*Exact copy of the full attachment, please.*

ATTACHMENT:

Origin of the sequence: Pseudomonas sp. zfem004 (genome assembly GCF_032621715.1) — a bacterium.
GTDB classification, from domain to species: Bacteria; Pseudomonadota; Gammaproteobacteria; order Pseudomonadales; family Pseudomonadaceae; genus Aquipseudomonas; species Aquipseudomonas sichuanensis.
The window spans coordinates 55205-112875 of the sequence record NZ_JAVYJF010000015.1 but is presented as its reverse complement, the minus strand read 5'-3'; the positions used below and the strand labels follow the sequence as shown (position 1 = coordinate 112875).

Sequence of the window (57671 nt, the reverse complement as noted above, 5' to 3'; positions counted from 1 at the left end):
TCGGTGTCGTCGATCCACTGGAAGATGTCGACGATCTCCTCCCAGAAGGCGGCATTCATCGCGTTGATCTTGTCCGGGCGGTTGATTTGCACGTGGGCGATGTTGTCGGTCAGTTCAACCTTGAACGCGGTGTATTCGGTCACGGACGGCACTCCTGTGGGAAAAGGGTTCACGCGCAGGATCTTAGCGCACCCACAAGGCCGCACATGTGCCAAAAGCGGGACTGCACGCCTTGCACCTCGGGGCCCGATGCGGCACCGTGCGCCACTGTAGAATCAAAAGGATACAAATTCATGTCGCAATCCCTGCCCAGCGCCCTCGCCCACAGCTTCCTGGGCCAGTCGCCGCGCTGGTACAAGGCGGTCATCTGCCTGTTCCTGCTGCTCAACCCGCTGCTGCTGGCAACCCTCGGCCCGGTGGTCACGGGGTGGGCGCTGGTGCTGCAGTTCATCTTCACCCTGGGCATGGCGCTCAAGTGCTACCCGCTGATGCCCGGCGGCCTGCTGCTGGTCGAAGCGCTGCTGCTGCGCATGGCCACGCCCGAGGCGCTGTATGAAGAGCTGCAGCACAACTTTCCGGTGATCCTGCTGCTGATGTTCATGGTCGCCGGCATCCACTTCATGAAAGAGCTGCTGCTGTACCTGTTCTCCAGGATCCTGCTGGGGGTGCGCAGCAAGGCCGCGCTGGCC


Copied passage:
Origin of the sequence: Pseudomonas sp. zfem004 (genome assembly GCF_032621715.1) — a bacterium.
GTDB classification, from domain to species: Bacteria; Pseudomonadota; Gammaproteobacteria; order Pseudomonadales; family Pseudomonadaceae; genus Aquipseudomonas; species Aquipseudomonas sichuanensis.
The window spans coordinates 55205-112875 of the sequence record NZ_JAVYJF010000015.1 but is presented as its reverse complement, the minus strand read 5'-3'; the positions used below and the strand labels follow the sequence as shown (position 1 = coordinate 112875).

Sequence of the window (57671 nt, the reverse complement as noted above, 5' to 3'; positions counted from 1 at the left end):
TCGGTGTCGTCGATCCACTGGAAGATGTCGACGATCTCCTCCCAGAAGGCGGCATTCATCGCGTTGATCTTGTCCGGGCGGTTGATTTGCACGTGGGCGATGTTGTCGGTCAGTTCAACCTTGAACGCGGTGTATTCGGTCACGGACGGCACTCCTGTGGGAAAAGGGTTCACGCGCAGGATCTTAGCGCACCCACAAGGCCGCACATGTGCCAAAAGCGGGACTGCACGCCTTGCACCTCGGGGCCCGATGCGGCACCGTGCGCCACTGTAGAATCAAAAGGATACAAATTCATGTCGCAATCCCTGCCCAGCGCCCTCGCCCACAGCTTCCTGGGCCAGTCGCCGCGCTGGTACAAGGCGGTCATCTGCCTGTTCCTGCTGCTCAACCCGCTGCTGCTGGCAACCCTCGGCCCGGTGGTCACGGGGTGGGCGCTGGTGCTGCAGTTCATCTTCACCCTGGGCATGGCGCTCAAGTGCTACCCGCTGATGCCCGGCGGCCTGCTGCTGGTCGAAGCGCTGCTGCTGCGCATGGCCACGCCCGAGGCGCTGTATGAAGAGCTGCAGCACAACTTTCCGGTGATCCTGCTGCTGATGTTCATGGTCGCCGGCATCCACTTCATGAAAGAGCTGCTGCTGTACCTGTTCTCCAGGATCCTGCTGGGGGTGCGCAGCAAGGCCGCGCTGGCC